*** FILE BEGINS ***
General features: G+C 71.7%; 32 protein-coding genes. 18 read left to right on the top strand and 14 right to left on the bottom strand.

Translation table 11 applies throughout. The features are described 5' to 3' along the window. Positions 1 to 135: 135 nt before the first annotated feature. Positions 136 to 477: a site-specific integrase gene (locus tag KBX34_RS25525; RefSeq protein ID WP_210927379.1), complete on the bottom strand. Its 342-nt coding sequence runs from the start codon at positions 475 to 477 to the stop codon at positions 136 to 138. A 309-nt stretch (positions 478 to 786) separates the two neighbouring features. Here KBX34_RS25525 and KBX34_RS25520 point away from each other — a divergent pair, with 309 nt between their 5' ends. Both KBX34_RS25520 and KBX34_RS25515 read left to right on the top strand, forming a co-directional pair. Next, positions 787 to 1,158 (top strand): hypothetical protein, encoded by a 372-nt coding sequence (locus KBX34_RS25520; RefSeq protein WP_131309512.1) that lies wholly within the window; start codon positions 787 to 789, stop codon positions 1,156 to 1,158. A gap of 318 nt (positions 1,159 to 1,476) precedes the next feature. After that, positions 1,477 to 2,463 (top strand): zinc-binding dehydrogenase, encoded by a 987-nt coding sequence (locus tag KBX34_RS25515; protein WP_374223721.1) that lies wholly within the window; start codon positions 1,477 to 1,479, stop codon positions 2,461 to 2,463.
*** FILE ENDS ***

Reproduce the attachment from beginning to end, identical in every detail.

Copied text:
General features: G+C 71.7%; 32 protein-coding genes. 18 read left to right on the top strand and 14 right to left on the bottom strand.

Translation table 11 applies throughout. The features are described 5' to 3' along the window. Positions 1 to 135: 135 nt before the first annotated feature. Positions 136 to 477: a site-specific integrase gene (locus tag KBX34_RS25525; RefSeq protein ID WP_210927379.1), complete on the bottom strand. Its 342-nt coding sequence runs from the start codon at positions 475 to 477 to the stop codon at positions 136 to 138. A 309-nt stretch (positions 478 to 786) separates the two neighbouring features. Here KBX34_RS25525 and KBX34_RS25520 point away from each other — a divergent pair, with 309 nt between their 5' ends. Both KBX34_RS25520 and KBX34_RS25515 read left to right on the top strand, forming a co-directional pair. Next, positions 787 to 1,158 (top strand): hypothetical protein, encoded by a 372-nt coding sequence (locus KBX34_RS25520; RefSeq protein WP_131309512.1) that lies wholly within the window; start codon positions 787 to 789, stop codon positions 1,156 to 1,158. A gap of 318 nt (positions 1,159 to 1,476) precedes the next feature. After that, positions 1,477 to 2,463 (top strand): zinc-binding dehydrogenase, encoded by a 987-nt coding sequence (locus tag KBX34_RS25515; protein WP_374223721.1) that lies wholly within the window; start codon positions 1,477 to 1,479, stop codon positions 2,461 to 2,463.